Most of what you know about sake is probably wrong, from what temperature to serve it to how to pour it and drink it. This guide will help beginners understand how to drink sake the right way.
If you visit Japan, you will quickly discover that a wealth of history and tradition surrounds this ancient drink that’s deeply embedded into Japanese culture.
While learning every aspect of the elaborate etiquette surrounding how to drink sake is a bit much, you can easily enjoy it in a way that honours the culture and lets you appreciate the complexities and subtleties of this noble beverage.
- Important Sake Basics
- How To Drink Sake Like A Pro
- Sake Production
- Different Types Of Sake
- A Brief History Of Sake
- Further Reading
Important Sake Basics
What Is Sake?
Sake (pronounced “sah-kay”) is a Japanese alcoholic drink made from fermented rice. Although it is often called rice wine, looks like white wine, has an alcohol content comparable to wine, and is supposed to be drunk in ways similar to wine, the actual brewing process resembles that of beer.
What Does Sake Taste Like?
Sake tastes like rice and caramel, with pronounced umami meatiness in junmai sake (from the koji mould). Ginjo sake tastes more delicately floral or fruity, and some taste like cotton candy. Daiginjo sake is even more refined, with greater complexity, fruity/floral flavours, or sometimes drier or funkier notes.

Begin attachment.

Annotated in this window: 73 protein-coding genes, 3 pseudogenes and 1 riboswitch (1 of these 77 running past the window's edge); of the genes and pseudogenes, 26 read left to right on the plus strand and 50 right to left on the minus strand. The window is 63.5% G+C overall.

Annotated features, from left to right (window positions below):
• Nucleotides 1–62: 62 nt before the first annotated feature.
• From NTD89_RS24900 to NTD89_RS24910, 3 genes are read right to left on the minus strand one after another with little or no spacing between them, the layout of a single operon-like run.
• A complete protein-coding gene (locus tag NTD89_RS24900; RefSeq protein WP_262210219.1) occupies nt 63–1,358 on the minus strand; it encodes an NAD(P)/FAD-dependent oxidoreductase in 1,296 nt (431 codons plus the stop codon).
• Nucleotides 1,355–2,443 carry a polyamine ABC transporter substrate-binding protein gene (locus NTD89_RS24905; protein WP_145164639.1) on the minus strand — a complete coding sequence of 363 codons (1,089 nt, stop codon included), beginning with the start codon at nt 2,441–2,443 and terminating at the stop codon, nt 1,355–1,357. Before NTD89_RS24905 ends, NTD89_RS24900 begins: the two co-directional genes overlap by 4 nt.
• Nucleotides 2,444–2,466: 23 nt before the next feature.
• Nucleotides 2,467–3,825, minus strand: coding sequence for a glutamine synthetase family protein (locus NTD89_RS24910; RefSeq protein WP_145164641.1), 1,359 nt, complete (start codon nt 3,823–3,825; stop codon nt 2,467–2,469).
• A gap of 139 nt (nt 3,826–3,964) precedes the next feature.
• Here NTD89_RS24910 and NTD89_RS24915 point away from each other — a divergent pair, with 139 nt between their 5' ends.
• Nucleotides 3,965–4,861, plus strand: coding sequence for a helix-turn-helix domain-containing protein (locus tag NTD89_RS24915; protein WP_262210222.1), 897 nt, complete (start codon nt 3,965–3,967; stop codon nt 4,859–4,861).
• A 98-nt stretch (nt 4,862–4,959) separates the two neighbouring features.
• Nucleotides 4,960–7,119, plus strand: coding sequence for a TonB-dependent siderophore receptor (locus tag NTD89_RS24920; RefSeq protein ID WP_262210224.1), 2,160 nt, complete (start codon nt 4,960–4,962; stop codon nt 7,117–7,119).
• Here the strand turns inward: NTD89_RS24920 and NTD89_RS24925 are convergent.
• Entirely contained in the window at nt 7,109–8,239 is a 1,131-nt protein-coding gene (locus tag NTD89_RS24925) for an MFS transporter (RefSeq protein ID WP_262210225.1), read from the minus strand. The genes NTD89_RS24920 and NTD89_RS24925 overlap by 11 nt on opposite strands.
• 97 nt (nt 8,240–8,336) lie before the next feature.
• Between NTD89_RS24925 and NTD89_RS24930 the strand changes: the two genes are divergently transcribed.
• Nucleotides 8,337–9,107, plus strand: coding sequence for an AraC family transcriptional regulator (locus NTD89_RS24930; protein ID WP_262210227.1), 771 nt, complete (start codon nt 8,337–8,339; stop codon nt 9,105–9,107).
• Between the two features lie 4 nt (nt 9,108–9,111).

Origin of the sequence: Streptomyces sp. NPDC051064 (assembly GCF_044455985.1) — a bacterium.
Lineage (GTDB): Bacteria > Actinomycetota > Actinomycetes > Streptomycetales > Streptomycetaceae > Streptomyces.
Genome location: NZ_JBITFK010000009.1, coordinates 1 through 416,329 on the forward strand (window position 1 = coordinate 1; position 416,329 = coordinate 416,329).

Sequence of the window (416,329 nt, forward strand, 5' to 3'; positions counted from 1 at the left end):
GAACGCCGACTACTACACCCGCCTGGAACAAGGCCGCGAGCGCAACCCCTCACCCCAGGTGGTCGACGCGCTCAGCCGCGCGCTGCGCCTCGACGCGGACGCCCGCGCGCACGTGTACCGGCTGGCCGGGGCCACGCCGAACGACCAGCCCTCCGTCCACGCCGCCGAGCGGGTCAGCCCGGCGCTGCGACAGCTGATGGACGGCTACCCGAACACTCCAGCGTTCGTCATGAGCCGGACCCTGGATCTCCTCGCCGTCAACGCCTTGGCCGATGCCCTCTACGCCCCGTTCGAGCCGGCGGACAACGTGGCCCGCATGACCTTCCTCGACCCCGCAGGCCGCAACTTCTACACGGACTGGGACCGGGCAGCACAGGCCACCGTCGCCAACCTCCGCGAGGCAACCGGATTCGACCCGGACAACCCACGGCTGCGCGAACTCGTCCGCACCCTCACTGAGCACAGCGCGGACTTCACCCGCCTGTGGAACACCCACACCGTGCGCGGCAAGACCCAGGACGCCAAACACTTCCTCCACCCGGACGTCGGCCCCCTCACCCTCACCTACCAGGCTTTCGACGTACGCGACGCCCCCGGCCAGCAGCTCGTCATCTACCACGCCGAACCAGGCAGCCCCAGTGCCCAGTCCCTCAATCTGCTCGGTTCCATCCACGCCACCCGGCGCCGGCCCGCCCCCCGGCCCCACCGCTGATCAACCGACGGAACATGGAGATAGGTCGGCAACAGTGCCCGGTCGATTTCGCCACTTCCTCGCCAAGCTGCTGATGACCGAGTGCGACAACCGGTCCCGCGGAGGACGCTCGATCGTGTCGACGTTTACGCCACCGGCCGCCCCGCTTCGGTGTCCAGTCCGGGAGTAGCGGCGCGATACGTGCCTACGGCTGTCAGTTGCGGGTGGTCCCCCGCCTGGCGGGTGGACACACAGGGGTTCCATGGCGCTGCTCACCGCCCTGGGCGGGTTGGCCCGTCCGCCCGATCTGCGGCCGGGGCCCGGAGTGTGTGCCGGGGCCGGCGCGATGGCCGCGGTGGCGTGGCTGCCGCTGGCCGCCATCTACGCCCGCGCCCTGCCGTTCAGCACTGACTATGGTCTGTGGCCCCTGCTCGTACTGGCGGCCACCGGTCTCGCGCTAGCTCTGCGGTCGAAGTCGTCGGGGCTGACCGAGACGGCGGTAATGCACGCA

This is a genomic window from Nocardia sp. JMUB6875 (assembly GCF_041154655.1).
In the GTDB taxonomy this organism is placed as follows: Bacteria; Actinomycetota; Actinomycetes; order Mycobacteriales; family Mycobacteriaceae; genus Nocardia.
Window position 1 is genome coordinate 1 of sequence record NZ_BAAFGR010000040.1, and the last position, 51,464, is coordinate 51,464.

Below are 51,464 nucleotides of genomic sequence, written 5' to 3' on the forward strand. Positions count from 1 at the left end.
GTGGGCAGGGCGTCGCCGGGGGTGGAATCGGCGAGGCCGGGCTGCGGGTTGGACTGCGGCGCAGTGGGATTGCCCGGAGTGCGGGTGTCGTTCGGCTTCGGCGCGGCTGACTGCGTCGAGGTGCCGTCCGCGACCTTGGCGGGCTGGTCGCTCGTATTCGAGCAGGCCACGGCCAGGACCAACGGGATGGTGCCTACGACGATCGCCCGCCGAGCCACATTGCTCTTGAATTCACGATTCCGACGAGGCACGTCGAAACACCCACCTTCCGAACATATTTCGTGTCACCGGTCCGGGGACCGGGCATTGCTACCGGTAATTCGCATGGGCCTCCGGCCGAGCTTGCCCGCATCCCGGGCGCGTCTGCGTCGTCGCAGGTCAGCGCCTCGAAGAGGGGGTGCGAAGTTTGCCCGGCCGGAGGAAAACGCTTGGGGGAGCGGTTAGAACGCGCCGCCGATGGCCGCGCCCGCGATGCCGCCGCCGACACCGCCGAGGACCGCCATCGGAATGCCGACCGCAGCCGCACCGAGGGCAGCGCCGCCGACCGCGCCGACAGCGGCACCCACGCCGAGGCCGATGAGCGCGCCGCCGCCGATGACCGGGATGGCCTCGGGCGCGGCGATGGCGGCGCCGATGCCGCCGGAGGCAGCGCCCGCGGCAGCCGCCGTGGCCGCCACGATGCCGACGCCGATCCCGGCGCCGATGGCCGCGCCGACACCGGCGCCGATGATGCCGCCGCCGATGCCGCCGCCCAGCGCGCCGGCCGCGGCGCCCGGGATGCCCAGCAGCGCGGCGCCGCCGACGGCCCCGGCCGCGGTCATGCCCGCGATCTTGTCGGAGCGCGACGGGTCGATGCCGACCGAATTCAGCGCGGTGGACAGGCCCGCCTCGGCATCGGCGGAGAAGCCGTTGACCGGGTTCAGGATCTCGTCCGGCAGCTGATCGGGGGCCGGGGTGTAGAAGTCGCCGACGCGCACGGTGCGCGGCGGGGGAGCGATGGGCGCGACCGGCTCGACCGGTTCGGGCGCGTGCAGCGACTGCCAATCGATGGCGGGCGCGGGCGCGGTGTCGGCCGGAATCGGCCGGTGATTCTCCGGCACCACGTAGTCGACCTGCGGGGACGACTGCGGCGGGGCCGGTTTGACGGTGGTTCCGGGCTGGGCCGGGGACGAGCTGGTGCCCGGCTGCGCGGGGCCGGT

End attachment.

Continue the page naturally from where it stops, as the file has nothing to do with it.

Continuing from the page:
How Is Sake Drunk?
Sake is usually served at room temperature in a small glass and slowly sipped to enjoy the delicate rice flavours that reveal fruit, flowers and caramel notes.
When Is Sake Traditionally Drunk?
Sake is traditionally enjoyed at religious festivals, weddings, funerals, company openings, and national holidays. Various customs surround the correct drinking of sake.
How Is Sake Made?
In summary, sake is made by adding koji mould to a combination of polished rice and water so that fermentation will convert the starch contained in rice to alcohol. This resulting alcohol is then filtered, pasteurised and bottled.
How Strong Is Sake?
Despite being consumed like wine yet brewed like beer, sake has a higher alcohol content by volume (ABV) than either. Undiluted sake comes at around 15-20% ABV.
What Is A Sake Bomb?
A sake bomb is a type of drink whereby a shot glass of sake is dropped into a 3/4 filled glass of beer and the contents drunk in one go. Sake is all about flavour and tradition and should never be drunk as a sake bomb.
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How To Drink Sake Like A Pro
Use The Correct Name When Ordering
If you are ordering sake, the first thing to know is that in Japan, the word sake refers to any alcoholic beverage. If you ask a Japanese person for sake, they will probably look at you confused. Instead, ask for it by its Japanese name, nihonshu.
If you are in a sake bar in the West, look on the menu for the terms related to type and grade to guide you in selecting what to order. Many bars also include helpful tasting notes, so you can pick a flavour profile that appeals to you.
Order The Correct Size
Inquire about the serving size (glass, carafe, or bottle) to determine the best value for money and a chance to sample different styles, and don’t be afraid to ask the sake sommelier for recommendations. Some bars offer tasters for you to test before you buy a whole carafe.
Drink Sake Hot Or Cold?